Rhodes died in 1903 having never seen any real threat come to his empire with the exception of competition. The De Beers monopoly was threatened only by the discovery of other mines, but remained in power until 1905 when the massive 3,106.75 carat Cullinan Diamond was found in an independent mine called the Premier Mine. This mine refused to sell to De Beers and despite threats and intimidation managed secure business with independent dealers, the brothers Oppenheimer, Ernest and Bernhard. 

The Premier Mine (later renamed the Cullinan Mine in 2003) was suddenly on the scene and was producing more diamonds than all of the De Beers mines combined. Ernest Oppenheimer quickly rose to power becoming the local agent for the London Diamond Syndicate and became Mayor of Kimberly, the heart of South Africa's Diamond production. Ernest’s greed made him very aware that flooding the market with all the diamonds that their mine was producing would lower their cost and he carried on the tradition of supply withholding to fix the market pricing of Diamonds, and would be criticized heavily for exploitation, profiteering, price fixing, smuggling, and manipulation. 
Premier Diamond Mine - By Farrington: Gems and Gem Minerals, published 1903. Link. Uploaded to and transferred from en.wikipedia, Public Domain, https://commons.wikimedia.org/w/index.php?curid=3947528
Premier Diamond Mine in 1903

Finally somewhere between 1914 and 1918 during WW1, De Beers was finally able to acquire the Premier Mine, once again consolidating power into a monopoly and dominated the Diamond Market for the rest of the century, keeping prices high, and using manipulative ads to coerce the public into believing that a Diamond is the only stone worthy of an engagement ring.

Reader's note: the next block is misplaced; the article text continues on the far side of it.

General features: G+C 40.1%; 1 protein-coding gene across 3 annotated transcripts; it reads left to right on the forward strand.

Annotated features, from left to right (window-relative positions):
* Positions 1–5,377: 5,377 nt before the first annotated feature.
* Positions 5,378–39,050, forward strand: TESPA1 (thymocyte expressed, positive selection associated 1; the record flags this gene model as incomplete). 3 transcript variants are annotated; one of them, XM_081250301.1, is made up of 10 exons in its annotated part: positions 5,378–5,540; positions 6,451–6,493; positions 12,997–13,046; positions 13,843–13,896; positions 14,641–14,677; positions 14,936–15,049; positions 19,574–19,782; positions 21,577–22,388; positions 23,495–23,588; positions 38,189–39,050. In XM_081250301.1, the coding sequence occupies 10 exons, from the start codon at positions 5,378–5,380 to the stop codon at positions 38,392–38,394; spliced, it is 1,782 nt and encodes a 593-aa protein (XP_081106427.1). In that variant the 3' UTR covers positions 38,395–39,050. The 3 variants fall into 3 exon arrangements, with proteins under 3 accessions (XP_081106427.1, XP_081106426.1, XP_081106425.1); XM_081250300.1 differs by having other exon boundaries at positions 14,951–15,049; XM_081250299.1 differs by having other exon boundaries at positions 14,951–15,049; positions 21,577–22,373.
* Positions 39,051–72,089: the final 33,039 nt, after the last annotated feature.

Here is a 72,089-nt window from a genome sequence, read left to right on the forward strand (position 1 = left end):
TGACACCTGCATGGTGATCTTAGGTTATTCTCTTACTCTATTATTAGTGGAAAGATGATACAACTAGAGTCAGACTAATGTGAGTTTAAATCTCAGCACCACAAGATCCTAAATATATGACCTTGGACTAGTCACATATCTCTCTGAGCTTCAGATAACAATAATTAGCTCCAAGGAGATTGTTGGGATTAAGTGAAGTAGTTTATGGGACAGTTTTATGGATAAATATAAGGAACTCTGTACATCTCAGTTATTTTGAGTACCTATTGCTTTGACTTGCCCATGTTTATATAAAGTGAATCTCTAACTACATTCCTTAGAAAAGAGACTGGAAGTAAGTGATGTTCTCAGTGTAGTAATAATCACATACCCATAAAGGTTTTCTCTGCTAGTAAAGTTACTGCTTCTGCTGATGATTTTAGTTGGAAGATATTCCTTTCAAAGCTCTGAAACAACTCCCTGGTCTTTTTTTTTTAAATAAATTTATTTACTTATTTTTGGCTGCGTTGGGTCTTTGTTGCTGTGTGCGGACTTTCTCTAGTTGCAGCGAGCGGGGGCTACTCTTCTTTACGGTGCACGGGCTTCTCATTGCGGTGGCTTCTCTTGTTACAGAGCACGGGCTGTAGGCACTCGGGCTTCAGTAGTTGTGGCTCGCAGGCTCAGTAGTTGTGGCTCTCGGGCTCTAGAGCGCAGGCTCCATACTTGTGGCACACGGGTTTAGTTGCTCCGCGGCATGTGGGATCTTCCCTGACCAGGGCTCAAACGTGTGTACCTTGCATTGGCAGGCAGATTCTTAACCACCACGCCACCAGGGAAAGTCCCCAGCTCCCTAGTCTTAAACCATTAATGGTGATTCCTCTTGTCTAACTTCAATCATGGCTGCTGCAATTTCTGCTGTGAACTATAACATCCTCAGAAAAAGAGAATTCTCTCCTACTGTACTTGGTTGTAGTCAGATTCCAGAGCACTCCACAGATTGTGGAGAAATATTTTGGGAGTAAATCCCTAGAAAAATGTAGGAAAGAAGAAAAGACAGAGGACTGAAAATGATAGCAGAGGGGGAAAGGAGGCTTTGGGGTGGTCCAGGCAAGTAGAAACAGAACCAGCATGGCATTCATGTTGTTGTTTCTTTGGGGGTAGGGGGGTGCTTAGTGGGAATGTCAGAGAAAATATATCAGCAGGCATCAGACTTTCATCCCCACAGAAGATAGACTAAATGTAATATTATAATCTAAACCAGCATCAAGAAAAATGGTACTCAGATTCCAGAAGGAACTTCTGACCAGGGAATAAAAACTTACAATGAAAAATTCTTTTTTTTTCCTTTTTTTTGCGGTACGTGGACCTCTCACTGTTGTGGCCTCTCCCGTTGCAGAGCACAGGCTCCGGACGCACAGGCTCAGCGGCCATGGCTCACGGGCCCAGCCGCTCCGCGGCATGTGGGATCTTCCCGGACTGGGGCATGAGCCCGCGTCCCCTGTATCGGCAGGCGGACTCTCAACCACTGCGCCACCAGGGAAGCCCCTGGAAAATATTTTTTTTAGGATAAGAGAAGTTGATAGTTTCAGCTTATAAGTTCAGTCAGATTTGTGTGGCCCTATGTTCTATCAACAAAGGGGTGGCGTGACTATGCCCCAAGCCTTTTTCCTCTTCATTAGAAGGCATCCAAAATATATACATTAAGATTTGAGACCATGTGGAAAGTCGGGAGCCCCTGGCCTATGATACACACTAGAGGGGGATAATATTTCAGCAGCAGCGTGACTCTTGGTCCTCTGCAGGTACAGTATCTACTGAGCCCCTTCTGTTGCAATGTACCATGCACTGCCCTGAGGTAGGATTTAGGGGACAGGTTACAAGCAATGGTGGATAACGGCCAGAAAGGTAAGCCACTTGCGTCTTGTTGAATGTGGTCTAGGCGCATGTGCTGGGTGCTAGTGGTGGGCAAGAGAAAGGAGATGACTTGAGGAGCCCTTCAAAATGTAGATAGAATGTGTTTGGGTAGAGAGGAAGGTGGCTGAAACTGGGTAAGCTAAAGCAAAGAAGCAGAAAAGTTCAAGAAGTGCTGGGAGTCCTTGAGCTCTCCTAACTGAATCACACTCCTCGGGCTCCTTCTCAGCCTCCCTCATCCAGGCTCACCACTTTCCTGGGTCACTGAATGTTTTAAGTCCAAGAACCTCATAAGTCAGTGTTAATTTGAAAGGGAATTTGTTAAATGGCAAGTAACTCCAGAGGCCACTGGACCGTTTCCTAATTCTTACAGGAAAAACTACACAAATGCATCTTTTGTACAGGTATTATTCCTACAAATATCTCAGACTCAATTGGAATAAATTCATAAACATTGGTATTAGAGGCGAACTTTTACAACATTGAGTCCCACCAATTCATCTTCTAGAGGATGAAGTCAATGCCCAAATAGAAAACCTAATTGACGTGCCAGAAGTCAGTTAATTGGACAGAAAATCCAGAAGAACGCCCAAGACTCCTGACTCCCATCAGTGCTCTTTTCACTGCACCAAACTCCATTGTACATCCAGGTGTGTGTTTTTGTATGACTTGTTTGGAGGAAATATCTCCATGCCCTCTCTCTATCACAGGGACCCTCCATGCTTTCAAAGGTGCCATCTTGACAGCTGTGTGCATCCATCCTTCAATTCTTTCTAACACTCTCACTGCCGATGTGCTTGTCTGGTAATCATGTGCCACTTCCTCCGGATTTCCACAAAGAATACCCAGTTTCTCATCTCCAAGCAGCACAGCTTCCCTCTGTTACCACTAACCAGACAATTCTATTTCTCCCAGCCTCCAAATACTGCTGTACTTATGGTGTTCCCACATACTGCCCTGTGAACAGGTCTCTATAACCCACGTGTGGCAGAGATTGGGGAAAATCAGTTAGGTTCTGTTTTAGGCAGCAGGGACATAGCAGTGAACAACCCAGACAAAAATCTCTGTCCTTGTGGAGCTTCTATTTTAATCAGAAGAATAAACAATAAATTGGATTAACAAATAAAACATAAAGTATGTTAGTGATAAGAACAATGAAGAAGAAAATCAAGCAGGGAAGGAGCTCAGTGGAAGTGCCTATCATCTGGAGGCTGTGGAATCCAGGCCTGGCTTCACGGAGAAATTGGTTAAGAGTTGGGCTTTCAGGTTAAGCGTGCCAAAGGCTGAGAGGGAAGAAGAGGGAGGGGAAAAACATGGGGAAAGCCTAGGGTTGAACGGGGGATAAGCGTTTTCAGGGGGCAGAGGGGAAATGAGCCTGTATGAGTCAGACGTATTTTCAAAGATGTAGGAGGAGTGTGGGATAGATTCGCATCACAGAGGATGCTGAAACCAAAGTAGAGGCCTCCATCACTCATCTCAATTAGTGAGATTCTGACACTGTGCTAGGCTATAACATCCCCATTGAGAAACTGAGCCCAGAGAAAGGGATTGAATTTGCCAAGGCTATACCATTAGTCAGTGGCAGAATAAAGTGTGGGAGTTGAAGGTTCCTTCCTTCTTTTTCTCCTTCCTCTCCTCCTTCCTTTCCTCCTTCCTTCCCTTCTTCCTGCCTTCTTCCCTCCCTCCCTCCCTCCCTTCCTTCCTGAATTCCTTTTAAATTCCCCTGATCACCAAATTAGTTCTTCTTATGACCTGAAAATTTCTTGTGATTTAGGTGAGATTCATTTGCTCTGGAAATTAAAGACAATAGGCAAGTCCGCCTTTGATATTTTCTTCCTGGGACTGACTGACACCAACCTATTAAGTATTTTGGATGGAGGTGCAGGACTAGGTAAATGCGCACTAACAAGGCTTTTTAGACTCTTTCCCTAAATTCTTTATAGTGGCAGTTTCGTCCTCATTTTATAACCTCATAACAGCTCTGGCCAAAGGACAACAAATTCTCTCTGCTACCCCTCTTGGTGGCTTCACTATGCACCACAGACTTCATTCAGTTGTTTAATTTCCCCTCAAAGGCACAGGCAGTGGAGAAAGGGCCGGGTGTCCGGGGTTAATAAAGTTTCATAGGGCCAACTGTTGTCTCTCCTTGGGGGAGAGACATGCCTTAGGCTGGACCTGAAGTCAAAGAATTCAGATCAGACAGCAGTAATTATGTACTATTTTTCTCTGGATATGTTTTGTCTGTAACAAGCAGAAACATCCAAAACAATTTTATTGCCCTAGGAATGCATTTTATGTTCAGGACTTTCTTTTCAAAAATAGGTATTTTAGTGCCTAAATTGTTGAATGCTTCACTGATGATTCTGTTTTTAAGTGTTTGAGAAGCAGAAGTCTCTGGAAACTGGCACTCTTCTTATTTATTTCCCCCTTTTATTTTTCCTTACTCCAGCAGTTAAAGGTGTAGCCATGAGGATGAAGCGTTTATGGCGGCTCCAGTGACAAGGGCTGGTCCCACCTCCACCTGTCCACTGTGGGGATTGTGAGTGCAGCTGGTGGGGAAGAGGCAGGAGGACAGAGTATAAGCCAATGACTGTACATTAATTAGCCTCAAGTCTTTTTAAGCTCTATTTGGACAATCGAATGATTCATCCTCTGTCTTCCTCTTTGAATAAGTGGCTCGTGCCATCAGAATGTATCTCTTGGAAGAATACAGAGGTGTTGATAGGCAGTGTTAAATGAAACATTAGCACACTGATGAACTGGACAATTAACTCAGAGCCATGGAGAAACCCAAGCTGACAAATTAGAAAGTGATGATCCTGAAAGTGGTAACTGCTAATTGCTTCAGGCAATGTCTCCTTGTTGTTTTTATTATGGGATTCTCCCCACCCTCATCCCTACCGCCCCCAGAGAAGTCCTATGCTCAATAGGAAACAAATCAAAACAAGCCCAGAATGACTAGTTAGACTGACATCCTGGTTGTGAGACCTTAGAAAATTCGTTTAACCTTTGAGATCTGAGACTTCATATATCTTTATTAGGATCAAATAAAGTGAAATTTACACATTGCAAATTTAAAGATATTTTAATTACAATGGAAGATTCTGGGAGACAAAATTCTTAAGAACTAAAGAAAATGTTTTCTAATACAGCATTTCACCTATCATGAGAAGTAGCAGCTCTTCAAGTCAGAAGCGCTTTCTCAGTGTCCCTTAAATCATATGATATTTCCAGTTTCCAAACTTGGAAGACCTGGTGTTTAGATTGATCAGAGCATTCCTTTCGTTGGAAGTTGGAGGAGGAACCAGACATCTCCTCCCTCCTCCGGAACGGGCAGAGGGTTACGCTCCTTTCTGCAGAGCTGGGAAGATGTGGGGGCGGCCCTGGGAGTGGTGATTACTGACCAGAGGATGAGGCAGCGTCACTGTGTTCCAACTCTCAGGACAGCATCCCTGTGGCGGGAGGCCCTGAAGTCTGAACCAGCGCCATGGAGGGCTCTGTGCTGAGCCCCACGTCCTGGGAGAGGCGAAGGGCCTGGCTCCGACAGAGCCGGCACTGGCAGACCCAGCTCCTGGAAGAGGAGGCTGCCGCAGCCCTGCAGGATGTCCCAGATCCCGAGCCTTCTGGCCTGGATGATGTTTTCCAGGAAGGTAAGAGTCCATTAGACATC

Frances Gerety and her ad campaign for De Beers - Source: NY Times
Frances Gerety and her ad campaign for De Beers - Source: NY Times


Which brings us back to where we started at the beginning of this post with dear old Frances Gerety. This ad campaign devised after the ravages of the Great Depression would go on to be one of the most manipulative and successful campaigns in history. "A Diamond is Forever" she wrote as a pitch for the company after some late night brainstorming. She wasn't even confident in it, and it wasn't grammatically correct. However, it stuck. And took off like crazy! Garety wrote all the ads for De Beers from 1947  to 1970, and since 1948 the words "A Diamond is Forever" was used in all De Beers ad campaigns forward. In 1999 it was named the "Slogan of the Century" by Advertising Age, it has been heavily studied by marketing companies and universities, and has inspired book titles, song lyrics, and many an ego. 

​Finally in 2000, the business models for De Beers crumbled due to industries in Canada and Australia going outside of the De Beers channels to distribute their Diamonds. This forced competition, raised awareness of monopoly and the cartel, and De Beers was forced to embrace more transparency. The Kimberly Process Certification Scheme was then developed to inform buyers of the origins of their stones and create control over rough diamonds funding war crimes….. but…..

​A word about the Kimberly Process:

The Kimberly Process Certification Scheme is an effort by the Diamond Trade to regulate trade from areas that could finance rebel movements in war-torn countries, and sounds like it would be an assurance you can trust but unfortunately it doesn’t discriminate against Diamonds from countries riddled with war crimes, human rights abuses, and environmental destruction not *officially* at war. This certification is an easy answer thrown at many consumers that sounds good, but isn’t really a solution and you have the right to ask questions of your jeweler and designer and decline a Diamond that you don’t believe is ethically sourced. 

Map of Kimberley Process and List of ongoing conflicts in Africa. Source: Wikipedia - By Webysther, based on Kimberly Process Map.svg - Own work, CC BY-SA 4.0, https://commons.wikimedia.org/w/index.php?curid=46186876
Kimberly Process Key
Map of Kimberley Process and List of ongoing conflicts in Africa. Source: Wikipedia